The exhibit’s narrative is still very much told from an American point of view, though, and as I said before, while it’s not the kind of “hoo-hah we got them Japs” nationalistic sort of thing certain interest groups (veterans, Tea Partiers) may have wanted, neither do I think it is in any way morally ambiguous – the exhibits are not asking us to question what we did, or implying it was wrong. Not at all. The exhibits do not inspire in me anger towards the Japanese, but neither do they make me feel at all uneasy about my patriotism, and in that, I think a fine balance is struck.
The museum ends with a brief treatment of the Japanese Internment (very visible, but not angry, not beating anything over the visitor’s head), a model of the Arizona Memorial as it looks today, and a very brief treatment of the rest of the war, deftly avoiding the controversial topic of the bombing of Hiroshima and Nagasaki while not omitting it entirely (as that could potentially be too obvious, inciting controversy after all).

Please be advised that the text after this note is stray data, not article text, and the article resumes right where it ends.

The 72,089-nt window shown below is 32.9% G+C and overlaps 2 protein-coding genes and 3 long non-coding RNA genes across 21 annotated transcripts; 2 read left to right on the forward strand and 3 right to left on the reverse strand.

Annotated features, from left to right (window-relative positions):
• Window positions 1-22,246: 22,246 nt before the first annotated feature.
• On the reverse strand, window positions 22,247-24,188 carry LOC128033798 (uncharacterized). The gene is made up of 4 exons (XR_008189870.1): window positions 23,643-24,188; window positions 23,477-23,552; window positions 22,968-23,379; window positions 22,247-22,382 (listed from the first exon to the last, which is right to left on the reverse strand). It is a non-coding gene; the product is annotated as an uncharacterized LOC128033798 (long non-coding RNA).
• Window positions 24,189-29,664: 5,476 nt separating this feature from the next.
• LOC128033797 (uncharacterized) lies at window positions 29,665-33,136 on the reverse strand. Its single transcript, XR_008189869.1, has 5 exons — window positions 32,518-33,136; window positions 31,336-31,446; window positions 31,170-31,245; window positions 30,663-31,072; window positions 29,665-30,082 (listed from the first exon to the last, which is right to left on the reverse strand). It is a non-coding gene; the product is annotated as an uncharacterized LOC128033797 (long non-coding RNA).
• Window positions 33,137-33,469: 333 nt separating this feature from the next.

You can find all of my photos of the museums and memorials at Pearl Harbor here: http://www.flickr.com/photos/toranosuke/tags/pearlharbor/.
I am sure that closer looking, multiple visits, and visiting with different companions (not to mention interviewing visitors and staff) could yield deeper insights, or could inspire a change of opinion on my part about the meanings expressed by the exhibits, and as to how well done they are, but, for now, these are my thoughts. I would be eager to hear yours – have you recently visited any controversial museums or historical sites and were impressed, disgusted, intrigued, or surprised by how certain topics were handled?